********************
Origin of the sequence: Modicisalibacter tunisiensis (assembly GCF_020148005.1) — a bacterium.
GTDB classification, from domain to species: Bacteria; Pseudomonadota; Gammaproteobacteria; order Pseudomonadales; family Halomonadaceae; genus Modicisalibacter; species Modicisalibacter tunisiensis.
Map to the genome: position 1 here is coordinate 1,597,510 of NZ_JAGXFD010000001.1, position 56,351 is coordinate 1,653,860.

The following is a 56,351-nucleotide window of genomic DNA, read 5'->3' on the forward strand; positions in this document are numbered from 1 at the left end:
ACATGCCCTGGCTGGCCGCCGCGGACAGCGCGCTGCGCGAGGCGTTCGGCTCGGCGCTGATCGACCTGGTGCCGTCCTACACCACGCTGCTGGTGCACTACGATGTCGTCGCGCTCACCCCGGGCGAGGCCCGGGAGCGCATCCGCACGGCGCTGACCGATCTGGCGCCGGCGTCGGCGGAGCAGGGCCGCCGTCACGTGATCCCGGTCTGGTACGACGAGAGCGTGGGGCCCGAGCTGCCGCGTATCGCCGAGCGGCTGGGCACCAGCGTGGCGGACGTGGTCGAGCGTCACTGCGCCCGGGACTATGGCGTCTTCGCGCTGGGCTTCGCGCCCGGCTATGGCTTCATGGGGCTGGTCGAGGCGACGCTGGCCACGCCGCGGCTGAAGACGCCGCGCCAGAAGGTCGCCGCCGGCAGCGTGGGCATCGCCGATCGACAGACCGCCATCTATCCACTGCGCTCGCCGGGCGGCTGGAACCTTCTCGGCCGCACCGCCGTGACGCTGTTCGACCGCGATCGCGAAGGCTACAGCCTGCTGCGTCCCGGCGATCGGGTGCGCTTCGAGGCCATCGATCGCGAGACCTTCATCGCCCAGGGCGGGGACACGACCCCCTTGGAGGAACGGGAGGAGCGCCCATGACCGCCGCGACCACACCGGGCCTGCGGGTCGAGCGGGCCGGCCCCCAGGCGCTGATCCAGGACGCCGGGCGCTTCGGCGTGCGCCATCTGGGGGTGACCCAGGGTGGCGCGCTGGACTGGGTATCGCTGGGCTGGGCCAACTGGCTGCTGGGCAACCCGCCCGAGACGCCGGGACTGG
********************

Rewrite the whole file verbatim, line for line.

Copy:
Origin of the sequence: Modicisalibacter tunisiensis (assembly GCF_020148005.1) — a bacterium.
GTDB classification, from domain to species: Bacteria; Pseudomonadota; Gammaproteobacteria; order Pseudomonadales; family Halomonadaceae; genus Modicisalibacter; species Modicisalibacter tunisiensis.
Map to the genome: position 1 here is coordinate 1,597,510 of NZ_JAGXFD010000001.1, position 56,351 is coordinate 1,653,860.

The following is a 56,351-nucleotide window of genomic DNA, read 5'->3' on the forward strand; positions in this document are numbered from 1 at the left end:
ACATGCCCTGGCTGGCCGCCGCGGACAGCGCGCTGCGCGAGGCGTTCGGCTCGGCGCTGATCGACCTGGTGCCGTCCTACACCACGCTGCTGGTGCACTACGATGTCGTCGCGCTCACCCCGGGCGAGGCCCGGGAGCGCATCCGCACGGCGCTGACCGATCTGGCGCCGGCGTCGGCGGAGCAGGGCCGCCGTCACGTGATCCCGGTCTGGTACGACGAGAGCGTGGGGCCCGAGCTGCCGCGTATCGCCGAGCGGCTGGGCACCAGCGTGGCGGACGTGGTCGAGCGTCACTGCGCCCGGGACTATGGCGTCTTCGCGCTGGGCTTCGCGCCCGGCTATGGCTTCATGGGGCTGGTCGAGGCGACGCTGGCCACGCCGCGGCTGAAGACGCCGCGCCAGAAGGTCGCCGCCGGCAGCGTGGGCATCGCCGATCGACAGACCGCCATCTATCCACTGCGCTCGCCGGGCGGCTGGAACCTTCTCGGCCGCACCGCCGTGACGCTGTTCGACCGCGATCGCGAAGGCTACAGCCTGCTGCGTCCCGGCGATCGGGTGCGCTTCGAGGCCATCGATCGCGAGACCTTCATCGCCCAGGGCGGGGACACGACCCCCTTGGAGGAACGGGAGGAGCGCCCATGACCGCCGCGACCACACCGGGCCTGCGGGTCGAGCGGGCCGGCCCCCAGGCGCTGATCCAGGACGCCGGGCGCTTCGGCGTGCGCCATCTGGGGGTGACCCAGGGTGGCGCGCTGGACTGGGTATCGCTGGGCTGGGCCAACTGGCTGCTGGGCAACCCGCCCGAGACGCCGGGACTGG